Food

Oven-Fried Chicken Drumsticks

BY Jennifer McGruther TIMEJune 24, 2022 PRINT

These oven-fried drumsticks are a delicious, savory main course option for picnics and potlucks. Since the drumsticks are technically baked rather than fried, they aren’t greasy. You’ll also save plenty of clean-up time since there’s no frying pan filled with hot oil to contend with.

Serves 4

For the Marinade

  • 1 pint (2 cups) buttermilk
  • 2 tablespoons hot sauce
  • 1 tablespoon fine sea salt

For the Breading

  • 1 cup all-purpose flour
  • 1 teaspoon fine sea salt
  • 2 teaspoons onion powder
  • 1 teaspoon paprika
  • 1/2 teaspoon garlic powder
  • 1/4 teaspoon cayenne pepper
  • 1/4 cup melted butter

Arrange the drumsticks in a medium mixing bowl and set them aside. In a separate container, whisk together the buttermilk, hot sauce, and 1 tablespoon of sea salt. Pour the seasoned buttermilk over the drumsticks. Cover the bowl and transfer it to the refrigerator to marinate for at least 4 and up to 12 hours.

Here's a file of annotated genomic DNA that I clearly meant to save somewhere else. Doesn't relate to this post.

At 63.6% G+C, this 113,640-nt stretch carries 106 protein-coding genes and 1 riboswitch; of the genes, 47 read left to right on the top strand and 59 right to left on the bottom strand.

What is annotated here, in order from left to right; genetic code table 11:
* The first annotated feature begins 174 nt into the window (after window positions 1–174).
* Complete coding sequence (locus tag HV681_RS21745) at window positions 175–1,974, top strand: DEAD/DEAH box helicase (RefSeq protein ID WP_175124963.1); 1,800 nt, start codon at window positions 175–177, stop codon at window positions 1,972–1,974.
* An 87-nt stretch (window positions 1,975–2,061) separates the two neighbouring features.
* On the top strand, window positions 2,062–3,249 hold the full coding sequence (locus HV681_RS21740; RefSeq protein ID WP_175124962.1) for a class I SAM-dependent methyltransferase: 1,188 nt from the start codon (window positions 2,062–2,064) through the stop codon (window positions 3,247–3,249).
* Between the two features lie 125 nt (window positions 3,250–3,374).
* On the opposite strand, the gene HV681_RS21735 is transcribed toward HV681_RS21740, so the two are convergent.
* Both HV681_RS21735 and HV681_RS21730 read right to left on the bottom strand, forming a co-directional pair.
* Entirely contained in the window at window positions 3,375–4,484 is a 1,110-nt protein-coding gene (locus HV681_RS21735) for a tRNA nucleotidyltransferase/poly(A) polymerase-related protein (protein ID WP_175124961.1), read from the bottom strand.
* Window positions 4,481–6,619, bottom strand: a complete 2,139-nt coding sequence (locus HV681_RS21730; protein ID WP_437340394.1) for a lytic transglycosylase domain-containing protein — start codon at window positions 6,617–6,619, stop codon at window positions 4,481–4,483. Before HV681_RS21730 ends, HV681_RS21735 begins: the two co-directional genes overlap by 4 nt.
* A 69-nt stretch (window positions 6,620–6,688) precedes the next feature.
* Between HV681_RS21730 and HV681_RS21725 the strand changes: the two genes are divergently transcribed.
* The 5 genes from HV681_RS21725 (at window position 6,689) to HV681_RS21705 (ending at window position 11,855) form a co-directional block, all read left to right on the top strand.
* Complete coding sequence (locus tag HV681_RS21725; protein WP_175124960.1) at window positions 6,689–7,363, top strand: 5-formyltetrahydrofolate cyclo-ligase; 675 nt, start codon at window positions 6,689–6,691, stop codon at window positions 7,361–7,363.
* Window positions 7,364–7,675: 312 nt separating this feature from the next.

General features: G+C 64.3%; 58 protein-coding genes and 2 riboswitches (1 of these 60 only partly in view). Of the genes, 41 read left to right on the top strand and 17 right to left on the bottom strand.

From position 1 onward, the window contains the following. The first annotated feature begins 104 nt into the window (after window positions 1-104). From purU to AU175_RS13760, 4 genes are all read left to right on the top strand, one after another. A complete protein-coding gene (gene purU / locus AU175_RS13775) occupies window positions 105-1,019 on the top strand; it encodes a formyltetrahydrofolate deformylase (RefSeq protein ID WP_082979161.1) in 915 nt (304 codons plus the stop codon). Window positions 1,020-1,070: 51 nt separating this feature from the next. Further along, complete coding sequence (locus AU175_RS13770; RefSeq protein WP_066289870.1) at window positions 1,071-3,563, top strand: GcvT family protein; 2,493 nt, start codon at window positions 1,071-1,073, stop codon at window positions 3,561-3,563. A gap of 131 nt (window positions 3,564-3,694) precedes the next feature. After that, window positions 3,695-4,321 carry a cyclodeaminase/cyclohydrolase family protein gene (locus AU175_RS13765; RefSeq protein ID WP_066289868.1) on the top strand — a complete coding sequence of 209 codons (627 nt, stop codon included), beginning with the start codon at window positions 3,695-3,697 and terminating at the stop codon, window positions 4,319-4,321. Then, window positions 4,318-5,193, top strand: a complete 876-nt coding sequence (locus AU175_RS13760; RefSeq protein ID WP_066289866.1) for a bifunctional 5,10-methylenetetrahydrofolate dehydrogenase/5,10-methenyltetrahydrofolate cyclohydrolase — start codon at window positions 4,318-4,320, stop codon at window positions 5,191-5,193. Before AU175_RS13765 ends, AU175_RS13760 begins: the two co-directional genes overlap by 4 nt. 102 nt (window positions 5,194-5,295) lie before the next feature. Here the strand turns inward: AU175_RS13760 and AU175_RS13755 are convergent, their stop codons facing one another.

Preheat the oven to 425 degrees F and line a baking sheet with parchment paper. Take the drumsticks out of the fridge and drain any excess marinade.

In a small bowl, whisk together the flour, 1 teaspoon sea salt, onion powder, paprika, garlic powder, and cayenne pepper.

Working one at a time, pat the drumsticks dry with a kitchen towel, dredge them in the seasoned flour, and arrange them on the prepared baking sheet. Drizzle the drumsticks with melted butter.

Bake for 20 minutes, flip the drumsticks to promote even cooking, and bake for an additional 20 minutes or until the drumsticks are well-browned and the meat reaches an internal temperature of 165 degrees F.

The drumsticks are equally delicious served hot or at room temperature. Store any leftovers in the fridge for up to 5 days.

Jennifer McGruther, NTP, is a nutritional therapy practitioner, herbalist, and the author of three cookbooks, including “Vibrant Botanicals.” She’s also the creator of NourishedKitchen.com, a website that celebrates traditional foodways, herbal remedies, and fermentation. She teaches workshops on natural foods and herbalism, and currently lives in the Pacific Northwest.
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